Joana Ferret
Interaction UX/UI Designer

Blog: a designer's field notes

I share quick posts on my daily work, insights, drawings and sketch notes.

UX consistency in elevator panel

User experience is everywhere! As a designer I like to analyze digital experiences as well as real world experiences: interacting with ABMs, parking machines, vending machines, and, the subject of this post, ELEVATORS!

More particularly I would like to talk about the elevators at my workplace. The building I work in is LEED Gold AAA certified which makes it an amazing eco conscious piece of architecture, but I guess the elevators' panels could benefit from some consistency.

 7 out of 8 elevators' panel look like this

7 out of 8 elevators' panel look like this

In my side of the building we have eight elevators that serves us. Seven out of these eight elevators have a panel layout where you have in this order:

  • Floors buttons
  • Centre aligned ground floor button
  • Assistance buttons in this order: open doors, help (which calls a central for help), and close doors.
 
 1 out of 8 looks like this

1 out of 8 looks like this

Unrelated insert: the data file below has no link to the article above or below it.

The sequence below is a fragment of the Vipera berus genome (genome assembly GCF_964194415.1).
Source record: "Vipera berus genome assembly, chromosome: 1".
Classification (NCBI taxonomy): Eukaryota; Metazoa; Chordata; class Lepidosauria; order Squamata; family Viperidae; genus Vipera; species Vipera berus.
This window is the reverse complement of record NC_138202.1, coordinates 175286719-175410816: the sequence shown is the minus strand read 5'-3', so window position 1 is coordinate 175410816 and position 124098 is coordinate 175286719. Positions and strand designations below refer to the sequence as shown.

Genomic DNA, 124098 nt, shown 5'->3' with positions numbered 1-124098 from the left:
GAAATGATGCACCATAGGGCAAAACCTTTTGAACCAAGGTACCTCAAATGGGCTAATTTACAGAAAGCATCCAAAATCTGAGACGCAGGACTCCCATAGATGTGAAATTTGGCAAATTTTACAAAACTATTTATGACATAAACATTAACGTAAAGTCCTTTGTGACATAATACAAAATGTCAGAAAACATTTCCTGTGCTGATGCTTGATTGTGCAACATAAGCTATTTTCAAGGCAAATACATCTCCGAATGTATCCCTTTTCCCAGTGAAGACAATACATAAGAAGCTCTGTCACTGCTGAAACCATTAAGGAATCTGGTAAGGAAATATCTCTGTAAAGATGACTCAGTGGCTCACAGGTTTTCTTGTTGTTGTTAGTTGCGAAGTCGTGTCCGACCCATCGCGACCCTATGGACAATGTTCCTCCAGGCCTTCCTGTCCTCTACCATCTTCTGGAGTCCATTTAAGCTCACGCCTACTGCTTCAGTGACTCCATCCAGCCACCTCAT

Things get interesting when we look at the eighth elevator. Because it serves one extra floor, the layout is slightly different in this order:

  • Floors buttons
  • Left aligned ground floor button and right aligned extra floor button
  • Assistance buttons in this order: open doors, help (which calls a central for help), and close doors.
 

At this point I think you know where I'm getting! When going down to the lobby, everybody is more used to press the centre aligned ground floor button, so when they happen to get into the odd car they may press the help assistance button instead because of its location.

I’ve lost the count of the times I boarded this odd car going down and somebody had mistakenly called for assistance by pressing the help button. I've also done this myself and I can attest that the experience is far from good.

When you call for help, the elevator beeps a red light, dials a central where a real person will talk to you through a very loud speaker. Imagine you thought you pressed the ground floor button but suddenly all of this happens! You can't help not feeling at least a bit bad for your mistake.

All of this could have been easily avoided if the experience had consistency and the ground button didn't shuffle around depending on the car. Consistency is such a small thing, but it can deeply impact the user experience.